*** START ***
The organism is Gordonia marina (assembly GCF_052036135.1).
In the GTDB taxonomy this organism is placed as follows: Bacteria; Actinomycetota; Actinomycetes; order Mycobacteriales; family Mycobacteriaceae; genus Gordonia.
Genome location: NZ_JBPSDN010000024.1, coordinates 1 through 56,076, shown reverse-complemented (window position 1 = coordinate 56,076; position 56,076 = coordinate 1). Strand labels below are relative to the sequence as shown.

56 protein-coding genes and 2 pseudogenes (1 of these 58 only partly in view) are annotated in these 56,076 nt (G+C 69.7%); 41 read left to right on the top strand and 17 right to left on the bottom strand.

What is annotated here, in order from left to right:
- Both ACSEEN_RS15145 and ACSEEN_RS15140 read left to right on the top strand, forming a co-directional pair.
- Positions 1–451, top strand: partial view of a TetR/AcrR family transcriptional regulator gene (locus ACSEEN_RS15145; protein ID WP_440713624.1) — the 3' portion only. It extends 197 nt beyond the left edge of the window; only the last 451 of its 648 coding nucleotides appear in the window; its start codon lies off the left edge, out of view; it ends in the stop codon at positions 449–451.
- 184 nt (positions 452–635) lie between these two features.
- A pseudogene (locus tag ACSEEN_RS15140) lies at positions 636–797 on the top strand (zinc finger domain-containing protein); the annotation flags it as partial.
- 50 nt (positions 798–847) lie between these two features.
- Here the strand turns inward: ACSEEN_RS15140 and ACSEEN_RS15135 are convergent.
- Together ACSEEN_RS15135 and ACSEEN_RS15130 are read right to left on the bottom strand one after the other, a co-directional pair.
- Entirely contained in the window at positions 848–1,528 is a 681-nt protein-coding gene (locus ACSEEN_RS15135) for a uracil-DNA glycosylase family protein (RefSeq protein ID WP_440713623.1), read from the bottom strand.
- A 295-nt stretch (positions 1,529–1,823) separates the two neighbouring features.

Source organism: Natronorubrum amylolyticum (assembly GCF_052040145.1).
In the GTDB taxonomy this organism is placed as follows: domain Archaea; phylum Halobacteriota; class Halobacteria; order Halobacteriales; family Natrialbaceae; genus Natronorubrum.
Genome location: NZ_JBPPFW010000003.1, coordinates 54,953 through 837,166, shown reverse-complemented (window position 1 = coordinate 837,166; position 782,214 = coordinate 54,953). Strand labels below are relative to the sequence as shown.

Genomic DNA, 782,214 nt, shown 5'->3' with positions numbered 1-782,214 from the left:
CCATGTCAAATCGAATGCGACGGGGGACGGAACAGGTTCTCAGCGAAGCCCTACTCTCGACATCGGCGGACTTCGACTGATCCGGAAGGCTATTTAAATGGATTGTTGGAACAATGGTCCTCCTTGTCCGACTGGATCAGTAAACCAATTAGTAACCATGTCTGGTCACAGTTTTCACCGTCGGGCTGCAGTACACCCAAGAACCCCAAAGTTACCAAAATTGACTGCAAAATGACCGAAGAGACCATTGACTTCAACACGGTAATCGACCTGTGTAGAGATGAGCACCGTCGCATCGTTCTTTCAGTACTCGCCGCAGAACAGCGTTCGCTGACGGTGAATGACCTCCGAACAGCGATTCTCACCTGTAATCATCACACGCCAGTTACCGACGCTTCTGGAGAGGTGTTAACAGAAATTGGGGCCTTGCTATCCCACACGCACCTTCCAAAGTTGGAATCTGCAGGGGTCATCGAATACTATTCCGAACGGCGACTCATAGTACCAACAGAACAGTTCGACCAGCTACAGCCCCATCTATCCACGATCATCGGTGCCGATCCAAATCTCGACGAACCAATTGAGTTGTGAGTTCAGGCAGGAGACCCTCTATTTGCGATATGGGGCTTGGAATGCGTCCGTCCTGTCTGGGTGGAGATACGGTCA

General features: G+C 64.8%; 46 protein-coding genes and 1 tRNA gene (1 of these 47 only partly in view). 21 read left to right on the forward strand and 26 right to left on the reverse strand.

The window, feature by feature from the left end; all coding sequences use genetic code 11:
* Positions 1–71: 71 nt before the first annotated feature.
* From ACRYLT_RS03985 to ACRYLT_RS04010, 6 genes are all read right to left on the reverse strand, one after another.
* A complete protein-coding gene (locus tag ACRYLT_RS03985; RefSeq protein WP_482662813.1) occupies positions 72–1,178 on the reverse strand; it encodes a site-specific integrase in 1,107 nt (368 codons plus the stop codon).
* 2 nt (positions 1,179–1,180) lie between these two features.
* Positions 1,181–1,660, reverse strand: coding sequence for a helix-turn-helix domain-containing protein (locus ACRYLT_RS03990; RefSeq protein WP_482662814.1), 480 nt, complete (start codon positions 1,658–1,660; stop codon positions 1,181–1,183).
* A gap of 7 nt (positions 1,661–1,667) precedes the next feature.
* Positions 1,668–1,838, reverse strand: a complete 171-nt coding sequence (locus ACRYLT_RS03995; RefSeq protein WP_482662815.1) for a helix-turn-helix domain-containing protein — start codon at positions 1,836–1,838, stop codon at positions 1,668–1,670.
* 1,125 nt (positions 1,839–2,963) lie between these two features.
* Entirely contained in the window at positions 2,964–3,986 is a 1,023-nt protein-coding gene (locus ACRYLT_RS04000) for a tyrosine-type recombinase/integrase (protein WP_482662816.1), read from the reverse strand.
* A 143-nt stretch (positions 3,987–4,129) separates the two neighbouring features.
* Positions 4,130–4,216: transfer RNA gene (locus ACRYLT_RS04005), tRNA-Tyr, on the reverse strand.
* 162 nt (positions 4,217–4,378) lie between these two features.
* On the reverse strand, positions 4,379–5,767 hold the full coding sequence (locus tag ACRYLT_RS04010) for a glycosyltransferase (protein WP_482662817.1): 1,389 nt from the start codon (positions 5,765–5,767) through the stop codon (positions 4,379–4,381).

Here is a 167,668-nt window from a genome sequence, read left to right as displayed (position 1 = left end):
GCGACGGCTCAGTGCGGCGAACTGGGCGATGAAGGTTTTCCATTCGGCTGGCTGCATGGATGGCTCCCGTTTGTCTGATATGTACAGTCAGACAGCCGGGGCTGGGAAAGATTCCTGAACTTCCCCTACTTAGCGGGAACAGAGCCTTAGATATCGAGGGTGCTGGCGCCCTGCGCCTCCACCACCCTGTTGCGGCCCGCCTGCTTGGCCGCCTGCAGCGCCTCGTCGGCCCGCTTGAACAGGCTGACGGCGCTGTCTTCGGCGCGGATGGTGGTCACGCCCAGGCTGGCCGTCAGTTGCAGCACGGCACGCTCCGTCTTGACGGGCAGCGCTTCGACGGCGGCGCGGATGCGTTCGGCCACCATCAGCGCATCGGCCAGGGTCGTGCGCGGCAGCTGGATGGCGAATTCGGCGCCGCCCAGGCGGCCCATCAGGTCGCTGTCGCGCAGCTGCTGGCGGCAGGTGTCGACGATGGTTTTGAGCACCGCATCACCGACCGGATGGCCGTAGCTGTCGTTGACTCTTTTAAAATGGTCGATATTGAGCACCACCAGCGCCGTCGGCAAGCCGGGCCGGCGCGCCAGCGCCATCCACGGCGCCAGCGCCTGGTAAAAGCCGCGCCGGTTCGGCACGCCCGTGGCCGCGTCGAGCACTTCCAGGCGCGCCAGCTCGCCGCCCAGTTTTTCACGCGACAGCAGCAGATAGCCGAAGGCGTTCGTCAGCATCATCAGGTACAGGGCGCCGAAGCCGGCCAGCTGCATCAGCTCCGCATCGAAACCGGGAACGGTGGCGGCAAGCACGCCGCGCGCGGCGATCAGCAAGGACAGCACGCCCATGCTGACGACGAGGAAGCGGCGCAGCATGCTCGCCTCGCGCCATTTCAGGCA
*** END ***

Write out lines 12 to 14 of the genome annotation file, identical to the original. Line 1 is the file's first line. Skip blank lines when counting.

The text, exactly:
- Together ACSEEN_RS15135 and ACSEEN_RS15130 are read right to left on the bottom strand one after the other, a co-directional pair.
- Entirely contained in the window at positions 848–1,528 is a 681-nt protein-coding gene (locus ACSEEN_RS15135) for a uracil-DNA glycosylase family protein (RefSeq protein ID WP_440713623.1), read from the bottom strand.
- A 295-nt stretch (positions 1,529–1,823) separates the two neighbouring features.